Therefore, the cases of unauthorized access are almost non-existence. The developments leave the user as the greatest abuser of the system. He said that, with enough resources, the hospital can minimized the incidences of misuse of patients’ health information. The system requires continuous upgrades and maintenance which require resources. For their case, the processes are budgeted for every year and they are expected to work within that budget. Given that the hospital allocates a small portion of its revenue to the IT Department, he is sometimes compelled to abandon some critical projects that are directly related to the protection of patients’ information. On the issue of compliance with regulations, the interviewee acknowledged that the hospital puts great emphasis on the privacy and security of personal health information. Consequently, it complies with Health Information Technology for Economic and Clinical Health (HITECH) Act as a matter of good practice and not law. He stated that as stipulated in HITECH act, the hospital has adopted a 100% electronic health record system that ensures that only authorized people can access patients’ records. The data sent via the network is encrypted and as directed by the Act. Besides, the hospital thorough the communications officer notifies any patient whose health information has been misused by any entity or person even if the patients is not aware of the same. Again, patients can at any time request their health information and be given in the format that is most convenient for them. Finally, he concluded by stating that the use the patients’ data at the hospital is guided by Health Insurance Portability and Accountability Act. The act gives four conditions under which health information may be used or disclosed. The conditions include on request by patients, for treatment and operation and public interest (“Summary of the HIPPA Privacy Rules”).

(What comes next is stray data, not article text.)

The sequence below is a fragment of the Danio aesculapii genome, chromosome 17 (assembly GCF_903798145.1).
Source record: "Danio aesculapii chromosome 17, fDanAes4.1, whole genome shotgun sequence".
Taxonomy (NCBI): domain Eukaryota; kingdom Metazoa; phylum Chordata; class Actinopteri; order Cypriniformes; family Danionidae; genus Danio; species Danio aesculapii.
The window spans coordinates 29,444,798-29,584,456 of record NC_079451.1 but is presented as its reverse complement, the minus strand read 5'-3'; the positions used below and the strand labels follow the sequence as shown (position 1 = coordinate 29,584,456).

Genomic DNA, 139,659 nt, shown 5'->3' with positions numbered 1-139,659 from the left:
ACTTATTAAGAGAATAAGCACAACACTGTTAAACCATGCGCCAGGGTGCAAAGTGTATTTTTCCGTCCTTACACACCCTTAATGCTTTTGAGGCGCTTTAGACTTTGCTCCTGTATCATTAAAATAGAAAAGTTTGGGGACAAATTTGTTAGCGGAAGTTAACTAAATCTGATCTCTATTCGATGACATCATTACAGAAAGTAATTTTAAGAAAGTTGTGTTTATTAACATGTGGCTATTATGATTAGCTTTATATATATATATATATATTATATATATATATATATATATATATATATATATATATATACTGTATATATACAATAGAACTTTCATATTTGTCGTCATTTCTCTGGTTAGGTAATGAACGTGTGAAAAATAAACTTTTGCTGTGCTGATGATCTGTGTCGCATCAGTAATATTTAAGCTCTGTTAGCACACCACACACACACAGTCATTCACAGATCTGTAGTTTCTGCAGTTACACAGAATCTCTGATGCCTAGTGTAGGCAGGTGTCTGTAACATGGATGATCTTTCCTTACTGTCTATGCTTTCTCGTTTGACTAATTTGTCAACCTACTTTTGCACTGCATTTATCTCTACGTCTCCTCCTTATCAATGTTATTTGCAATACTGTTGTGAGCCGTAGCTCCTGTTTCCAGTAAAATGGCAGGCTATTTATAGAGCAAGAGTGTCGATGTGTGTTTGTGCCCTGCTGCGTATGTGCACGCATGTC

Summary of the HIPAA Privacy Rule. (n.d.). Summary of the HIPAA Privacy Rule. Retrieved April 10, 2014, from http://www.hhs.gov/ocr/privacy/hipaa/understanding/summary/